When is a large green house, too large to be green?

Sunday, March 28th, 2010

The first premise in green design is to conserve energy and natural resources to create a healthy, sustainable environment.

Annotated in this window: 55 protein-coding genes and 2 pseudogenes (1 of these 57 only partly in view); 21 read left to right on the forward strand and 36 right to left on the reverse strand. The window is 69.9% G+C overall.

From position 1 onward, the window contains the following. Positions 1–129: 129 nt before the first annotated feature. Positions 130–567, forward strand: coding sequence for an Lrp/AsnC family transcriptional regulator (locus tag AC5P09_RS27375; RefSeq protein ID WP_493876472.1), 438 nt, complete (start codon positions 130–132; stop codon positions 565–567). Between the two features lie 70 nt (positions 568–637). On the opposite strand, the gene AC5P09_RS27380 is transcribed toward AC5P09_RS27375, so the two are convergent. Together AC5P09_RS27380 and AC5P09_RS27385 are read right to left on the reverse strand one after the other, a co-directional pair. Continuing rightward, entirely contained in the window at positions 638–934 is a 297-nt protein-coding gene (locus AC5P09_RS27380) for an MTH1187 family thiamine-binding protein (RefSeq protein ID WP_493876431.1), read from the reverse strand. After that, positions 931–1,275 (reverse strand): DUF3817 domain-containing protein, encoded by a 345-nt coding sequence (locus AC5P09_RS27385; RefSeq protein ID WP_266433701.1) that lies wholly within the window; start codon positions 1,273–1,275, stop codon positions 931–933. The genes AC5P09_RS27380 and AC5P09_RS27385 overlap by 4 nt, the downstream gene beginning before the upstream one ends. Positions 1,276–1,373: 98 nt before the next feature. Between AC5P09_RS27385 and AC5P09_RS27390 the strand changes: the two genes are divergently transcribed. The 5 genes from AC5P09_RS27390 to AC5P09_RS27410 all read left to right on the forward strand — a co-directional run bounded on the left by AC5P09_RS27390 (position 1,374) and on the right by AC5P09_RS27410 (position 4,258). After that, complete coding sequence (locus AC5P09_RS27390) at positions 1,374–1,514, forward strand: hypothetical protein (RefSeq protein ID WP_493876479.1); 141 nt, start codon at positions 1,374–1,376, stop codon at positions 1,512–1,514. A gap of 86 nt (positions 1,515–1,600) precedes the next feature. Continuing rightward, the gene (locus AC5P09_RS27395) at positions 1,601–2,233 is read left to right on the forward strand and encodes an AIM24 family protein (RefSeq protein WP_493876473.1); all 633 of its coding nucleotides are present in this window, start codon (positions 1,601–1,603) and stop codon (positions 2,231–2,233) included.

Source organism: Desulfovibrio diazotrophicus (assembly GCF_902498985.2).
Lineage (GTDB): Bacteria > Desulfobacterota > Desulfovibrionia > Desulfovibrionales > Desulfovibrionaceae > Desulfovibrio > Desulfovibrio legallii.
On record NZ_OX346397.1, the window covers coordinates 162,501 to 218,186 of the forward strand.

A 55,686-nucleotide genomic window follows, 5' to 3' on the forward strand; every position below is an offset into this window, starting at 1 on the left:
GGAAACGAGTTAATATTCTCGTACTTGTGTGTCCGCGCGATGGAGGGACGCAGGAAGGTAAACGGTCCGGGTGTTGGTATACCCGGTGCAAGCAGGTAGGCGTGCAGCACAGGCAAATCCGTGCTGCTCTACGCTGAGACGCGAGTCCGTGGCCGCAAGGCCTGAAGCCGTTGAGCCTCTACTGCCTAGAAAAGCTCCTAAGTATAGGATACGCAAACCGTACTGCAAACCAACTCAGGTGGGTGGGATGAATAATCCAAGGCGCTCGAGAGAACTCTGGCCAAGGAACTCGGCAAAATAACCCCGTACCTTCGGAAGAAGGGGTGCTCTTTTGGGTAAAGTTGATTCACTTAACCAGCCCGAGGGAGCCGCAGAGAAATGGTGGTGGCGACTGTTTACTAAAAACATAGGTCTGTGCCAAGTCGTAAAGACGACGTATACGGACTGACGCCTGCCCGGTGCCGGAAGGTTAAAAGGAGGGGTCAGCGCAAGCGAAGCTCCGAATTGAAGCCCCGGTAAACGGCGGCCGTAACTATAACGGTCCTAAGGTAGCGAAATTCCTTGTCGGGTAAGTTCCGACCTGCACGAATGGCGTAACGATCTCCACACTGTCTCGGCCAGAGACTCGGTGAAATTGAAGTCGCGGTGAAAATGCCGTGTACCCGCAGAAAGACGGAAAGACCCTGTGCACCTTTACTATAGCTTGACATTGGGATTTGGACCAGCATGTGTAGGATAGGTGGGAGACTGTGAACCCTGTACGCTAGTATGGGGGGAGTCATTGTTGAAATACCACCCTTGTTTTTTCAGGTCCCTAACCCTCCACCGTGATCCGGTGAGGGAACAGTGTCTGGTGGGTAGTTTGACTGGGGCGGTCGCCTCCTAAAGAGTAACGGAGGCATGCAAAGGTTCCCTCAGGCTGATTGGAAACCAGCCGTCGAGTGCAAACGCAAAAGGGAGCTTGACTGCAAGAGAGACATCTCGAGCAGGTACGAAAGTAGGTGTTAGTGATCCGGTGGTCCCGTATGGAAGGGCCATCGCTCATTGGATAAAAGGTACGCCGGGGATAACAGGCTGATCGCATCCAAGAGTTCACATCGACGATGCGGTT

Various green building programs have been written to perpetuate that thinking.  LEED for Homes for one, penalizes a large house by setting its standards higher as the floor area per bedroom increases.  A 2000 sq ft 4 bedroom house can achieve platinum status easier than a 4000 sq ft 4 bedroom house.  In the same logic, a 2000 sq ft bedroom house 4 bedroom house can achieve platinum status easier than a 2000 sq ft 1 bedroom house.  As designers and builders focus on the numbers and the rules set up by the green guideline agencies, they begin to play the numbers.  They lose sight of the first premise.  Once green becomes  a game of numbers for an arbitrary certificate, then we begin to question the value of those certificate.  Anyone can make a claim of being green.  Some can provide the certificate from a third party saying they are green.  We must still ask the question, are we being good stewards of this earth and are we providing a good environment for our families.  Two houses, one on each far flung coast, have been in the news illustrating this inherent problem with the label “green.”